2. I happen to be a woman (small frame 5′ and shaped like a real girl) I work for Loomis Armored Car. Loomis’ weapon policy prohibits the drop thigh holster which is what I had used working armored for 3 years prior to Loomis. I have been forced to wear the standard issue duty belt holster and I am confident in any altercation I will undoubtedly DIE. I cannot see the weapon or feel it outside of it pinching every single bit of skin on my side to the point of bruises that will never go away. It is awkward and useless to me with ZERO flow no tolerance for my lack of torso. it rides just under my armpit and the butt of it stabs me repetitively in my breast. The discomfort i feel all day every day has reached a point of annoyance that is making me consider a career change. So, to you, and all your “low down” I say Boo Hiss – ONE SIZE DOES NOT FIT ALL! My accuracy has suffered, my body has suffered, my mind and emotional fitness has suffered from being in a constant state of suffer! And That’s the “Other Side of the Down Low”.

  3. Hello Kim,

    Thank you for your comment. I really do appreciate your point of view and therefore would like to insure that you did not get the wrong message. The article was not written to completely disregard the drop holster as it is compared to the traditional duty holster. It was intended for those that have made a decision to allow fashion be the deciding factor over function. Function meaning, your point exactly. I am sure that you have looked into the holster that are specifically made for women.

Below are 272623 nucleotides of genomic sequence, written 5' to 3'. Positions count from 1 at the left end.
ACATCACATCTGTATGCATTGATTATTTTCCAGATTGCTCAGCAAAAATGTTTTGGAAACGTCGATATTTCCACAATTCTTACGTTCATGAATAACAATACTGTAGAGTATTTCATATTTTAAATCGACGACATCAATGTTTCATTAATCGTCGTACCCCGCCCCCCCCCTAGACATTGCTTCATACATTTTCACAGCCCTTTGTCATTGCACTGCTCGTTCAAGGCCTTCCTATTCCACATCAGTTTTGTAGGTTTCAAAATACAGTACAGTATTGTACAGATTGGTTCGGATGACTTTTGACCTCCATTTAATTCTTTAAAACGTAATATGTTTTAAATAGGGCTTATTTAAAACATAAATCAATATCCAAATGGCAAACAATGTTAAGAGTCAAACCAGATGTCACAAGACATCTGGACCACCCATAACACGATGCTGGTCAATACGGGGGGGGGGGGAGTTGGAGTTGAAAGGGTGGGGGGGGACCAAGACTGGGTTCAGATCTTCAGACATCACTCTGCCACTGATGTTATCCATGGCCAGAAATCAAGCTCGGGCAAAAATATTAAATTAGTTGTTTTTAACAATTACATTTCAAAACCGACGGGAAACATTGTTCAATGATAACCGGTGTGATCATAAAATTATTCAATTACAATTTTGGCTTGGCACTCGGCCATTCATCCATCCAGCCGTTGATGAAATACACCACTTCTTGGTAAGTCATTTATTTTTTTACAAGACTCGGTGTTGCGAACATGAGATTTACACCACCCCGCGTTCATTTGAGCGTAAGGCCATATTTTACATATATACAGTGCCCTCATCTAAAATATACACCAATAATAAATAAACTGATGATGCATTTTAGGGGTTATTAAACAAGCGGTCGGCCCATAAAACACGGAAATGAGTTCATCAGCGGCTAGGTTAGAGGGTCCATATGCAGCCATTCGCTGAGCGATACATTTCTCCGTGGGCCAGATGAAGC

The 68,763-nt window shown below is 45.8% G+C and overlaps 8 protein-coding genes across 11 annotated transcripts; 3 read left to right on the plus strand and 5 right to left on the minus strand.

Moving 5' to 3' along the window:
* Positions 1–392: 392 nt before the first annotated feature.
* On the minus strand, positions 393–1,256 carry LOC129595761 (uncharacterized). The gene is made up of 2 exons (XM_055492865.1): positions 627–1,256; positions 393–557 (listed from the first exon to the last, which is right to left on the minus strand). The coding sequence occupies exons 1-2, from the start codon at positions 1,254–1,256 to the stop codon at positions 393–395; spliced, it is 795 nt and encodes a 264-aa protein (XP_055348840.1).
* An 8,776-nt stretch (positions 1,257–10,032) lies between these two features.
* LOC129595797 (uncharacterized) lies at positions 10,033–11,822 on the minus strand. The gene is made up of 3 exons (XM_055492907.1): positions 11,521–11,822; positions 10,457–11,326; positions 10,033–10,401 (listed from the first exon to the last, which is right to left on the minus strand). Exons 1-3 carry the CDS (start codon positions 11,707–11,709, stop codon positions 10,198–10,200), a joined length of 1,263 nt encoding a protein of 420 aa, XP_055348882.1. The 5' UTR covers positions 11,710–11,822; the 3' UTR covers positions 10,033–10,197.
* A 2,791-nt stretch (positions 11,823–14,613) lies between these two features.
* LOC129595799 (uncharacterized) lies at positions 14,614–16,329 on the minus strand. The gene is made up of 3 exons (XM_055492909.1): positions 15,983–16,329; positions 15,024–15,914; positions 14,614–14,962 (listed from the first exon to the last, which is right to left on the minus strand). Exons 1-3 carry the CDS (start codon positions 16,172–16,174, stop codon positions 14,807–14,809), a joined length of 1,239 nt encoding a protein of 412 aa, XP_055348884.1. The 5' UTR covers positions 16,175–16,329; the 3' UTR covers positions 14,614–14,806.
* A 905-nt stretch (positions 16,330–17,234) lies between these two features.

http://www.safariland.com/DutyGear/ladiesproducts.aspx

    Just as an example, in case you have not. Thank you again for your comments.

    Navarro

  4. Great article Raf & Pappy,

    I know theres a CPO still wearing one of these. I don’t get it, you wear a drop down with the class B, then belt holster with the Class A. That’s gotta confuse the muscle memory when the stress level climbs.

  5. I used to be a shipboard security officer and have always thought could benefit from a drop-down holster. I am a very skinny guy and my hands come a good way down my thigh making the use of a standard waist level holsters feel about three inches too high. When drawing my firearm for disarm procedures the friction from the holster against the firearm would require the use of a second hand to prevent the belt from sliding up. This secondary action would then cause the firearm and holster to torque into my body armor just below the ribcage and block the withdraw.
    Since I was not allowed to have a drop-down I had gotten into the habit of making my belt extremely loose, putting a folded over towel on the waistline of my BDU’s and throwing a “cowboy slant” onto the duty belt. This eliminated the bruising on my hips and allowed me to pull my firearm out of the holster (still two handed of course.)
    I agree with some of the other commenters, it should really depend on your need and your body shape.